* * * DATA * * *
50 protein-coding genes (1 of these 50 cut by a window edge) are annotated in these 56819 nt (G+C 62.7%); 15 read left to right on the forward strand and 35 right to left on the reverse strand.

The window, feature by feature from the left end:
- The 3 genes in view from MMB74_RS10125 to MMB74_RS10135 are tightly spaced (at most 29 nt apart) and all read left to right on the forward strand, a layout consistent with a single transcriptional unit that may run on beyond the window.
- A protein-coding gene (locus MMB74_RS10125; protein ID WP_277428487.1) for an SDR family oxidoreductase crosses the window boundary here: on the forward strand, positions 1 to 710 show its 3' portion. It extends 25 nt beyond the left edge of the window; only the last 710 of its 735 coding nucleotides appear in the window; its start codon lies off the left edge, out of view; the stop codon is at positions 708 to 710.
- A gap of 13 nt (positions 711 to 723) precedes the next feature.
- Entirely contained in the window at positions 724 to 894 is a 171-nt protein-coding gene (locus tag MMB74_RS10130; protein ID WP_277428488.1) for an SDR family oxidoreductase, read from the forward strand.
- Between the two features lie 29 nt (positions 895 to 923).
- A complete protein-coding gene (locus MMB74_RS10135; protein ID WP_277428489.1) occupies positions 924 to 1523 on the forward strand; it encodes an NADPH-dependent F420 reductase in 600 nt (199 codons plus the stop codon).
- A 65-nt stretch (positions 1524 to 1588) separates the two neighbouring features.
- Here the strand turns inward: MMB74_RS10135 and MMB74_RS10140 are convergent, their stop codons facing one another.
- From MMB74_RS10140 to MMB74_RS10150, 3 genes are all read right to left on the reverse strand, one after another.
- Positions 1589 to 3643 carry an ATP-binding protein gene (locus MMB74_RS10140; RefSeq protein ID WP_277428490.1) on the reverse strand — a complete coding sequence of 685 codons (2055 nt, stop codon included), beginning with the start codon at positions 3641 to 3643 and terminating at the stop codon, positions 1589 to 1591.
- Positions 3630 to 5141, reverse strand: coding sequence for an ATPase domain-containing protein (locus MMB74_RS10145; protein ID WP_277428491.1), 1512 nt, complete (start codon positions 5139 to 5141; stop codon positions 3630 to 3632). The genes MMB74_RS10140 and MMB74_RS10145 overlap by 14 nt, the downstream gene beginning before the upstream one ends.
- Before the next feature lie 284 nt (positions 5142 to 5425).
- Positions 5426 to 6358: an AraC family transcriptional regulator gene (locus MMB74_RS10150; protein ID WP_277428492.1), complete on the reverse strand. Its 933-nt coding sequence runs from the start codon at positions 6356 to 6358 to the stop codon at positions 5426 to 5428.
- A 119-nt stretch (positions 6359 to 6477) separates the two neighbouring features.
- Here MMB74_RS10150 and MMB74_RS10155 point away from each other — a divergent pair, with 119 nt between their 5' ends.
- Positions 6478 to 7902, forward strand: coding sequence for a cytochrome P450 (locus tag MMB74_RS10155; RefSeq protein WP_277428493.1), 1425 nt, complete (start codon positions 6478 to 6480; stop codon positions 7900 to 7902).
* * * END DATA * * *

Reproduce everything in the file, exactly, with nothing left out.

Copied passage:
50 protein-coding genes (1 of these 50 cut by a window edge) are annotated in these 56819 nt (G+C 62.7%); 15 read left to right on the forward strand and 35 right to left on the reverse strand.

The window, feature by feature from the left end:
- The 3 genes in view from MMB74_RS10125 to MMB74_RS10135 are tightly spaced (at most 29 nt apart) and all read left to right on the forward strand, a layout consistent with a single transcriptional unit that may run on beyond the window.
- A protein-coding gene (locus MMB74_RS10125; protein ID WP_277428487.1) for an SDR family oxidoreductase crosses the window boundary here: on the forward strand, positions 1 to 710 show its 3' portion. It extends 25 nt beyond the left edge of the window; only the last 710 of its 735 coding nucleotides appear in the window; its start codon lies off the left edge, out of view; the stop codon is at positions 708 to 710.
- A gap of 13 nt (positions 711 to 723) precedes the next feature.
- Entirely contained in the window at positions 724 to 894 is a 171-nt protein-coding gene (locus tag MMB74_RS10130; protein ID WP_277428488.1) for an SDR family oxidoreductase, read from the forward strand.
- Between the two features lie 29 nt (positions 895 to 923).
- A complete protein-coding gene (locus MMB74_RS10135; protein ID WP_277428489.1) occupies positions 924 to 1523 on the forward strand; it encodes an NADPH-dependent F420 reductase in 600 nt (199 codons plus the stop codon).
- A 65-nt stretch (positions 1524 to 1588) separates the two neighbouring features.
- Here the strand turns inward: MMB74_RS10135 and MMB74_RS10140 are convergent, their stop codons facing one another.
- From MMB74_RS10140 to MMB74_RS10150, 3 genes are all read right to left on the reverse strand, one after another.
- Positions 1589 to 3643 carry an ATP-binding protein gene (locus MMB74_RS10140; RefSeq protein ID WP_277428490.1) on the reverse strand — a complete coding sequence of 685 codons (2055 nt, stop codon included), beginning with the start codon at positions 3641 to 3643 and terminating at the stop codon, positions 1589 to 1591.
- Positions 3630 to 5141, reverse strand: coding sequence for an ATPase domain-containing protein (locus MMB74_RS10145; protein ID WP_277428491.1), 1512 nt, complete (start codon positions 5139 to 5141; stop codon positions 3630 to 3632). The genes MMB74_RS10140 and MMB74_RS10145 overlap by 14 nt, the downstream gene beginning before the upstream one ends.
- Before the next feature lie 284 nt (positions 5142 to 5425).
- Positions 5426 to 6358: an AraC family transcriptional regulator gene (locus MMB74_RS10150; protein ID WP_277428492.1), complete on the reverse strand. Its 933-nt coding sequence runs from the start codon at positions 6356 to 6358 to the stop codon at positions 5426 to 5428.
- A 119-nt stretch (positions 6359 to 6477) separates the two neighbouring features.
- Here MMB74_RS10150 and MMB74_RS10155 point away from each other — a divergent pair, with 119 nt between their 5' ends.
- Positions 6478 to 7902, forward strand: coding sequence for a cytochrome P450 (locus tag MMB74_RS10155; RefSeq protein WP_277428493.1), 1425 nt, complete (start codon positions 6478 to 6480; stop codon positions 7900 to 7902).